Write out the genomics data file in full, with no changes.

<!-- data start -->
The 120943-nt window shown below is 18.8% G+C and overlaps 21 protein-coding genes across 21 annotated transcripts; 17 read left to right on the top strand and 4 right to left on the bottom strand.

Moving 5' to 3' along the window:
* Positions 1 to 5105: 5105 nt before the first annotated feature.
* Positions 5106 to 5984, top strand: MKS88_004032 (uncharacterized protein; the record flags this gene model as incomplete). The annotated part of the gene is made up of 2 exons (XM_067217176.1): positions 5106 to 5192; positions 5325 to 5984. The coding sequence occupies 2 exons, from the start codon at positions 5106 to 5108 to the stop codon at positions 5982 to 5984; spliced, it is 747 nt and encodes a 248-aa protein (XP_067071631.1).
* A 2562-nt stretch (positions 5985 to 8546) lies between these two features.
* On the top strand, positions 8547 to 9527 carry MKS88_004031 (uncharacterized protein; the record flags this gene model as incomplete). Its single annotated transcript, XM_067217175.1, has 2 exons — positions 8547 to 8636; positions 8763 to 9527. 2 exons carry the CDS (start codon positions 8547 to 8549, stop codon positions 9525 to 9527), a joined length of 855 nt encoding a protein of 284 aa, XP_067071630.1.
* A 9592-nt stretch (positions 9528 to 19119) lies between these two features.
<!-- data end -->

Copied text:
The 120943-nt window shown below is 18.8% G+C and overlaps 21 protein-coding genes across 21 annotated transcripts; 17 read left to right on the top strand and 4 right to left on the bottom strand.

Moving 5' to 3' along the window:
* Positions 1 to 5105: 5105 nt before the first annotated feature.
* Positions 5106 to 5984, top strand: MKS88_004032 (uncharacterized protein; the record flags this gene model as incomplete). The annotated part of the gene is made up of 2 exons (XM_067217176.1): positions 5106 to 5192; positions 5325 to 5984. The coding sequence occupies 2 exons, from the start codon at positions 5106 to 5108 to the stop codon at positions 5982 to 5984; spliced, it is 747 nt and encodes a 248-aa protein (XP_067071631.1).
* A 2562-nt stretch (positions 5985 to 8546) lies between these two features.
* On the top strand, positions 8547 to 9527 carry MKS88_004031 (uncharacterized protein; the record flags this gene model as incomplete). Its single annotated transcript, XM_067217175.1, has 2 exons — positions 8547 to 8636; positions 8763 to 9527. 2 exons carry the CDS (start codon positions 8547 to 8549, stop codon positions 9525 to 9527), a joined length of 855 nt encoding a protein of 284 aa, XP_067071630.1.
* A 9592-nt stretch (positions 9528 to 19119) lies between these two features.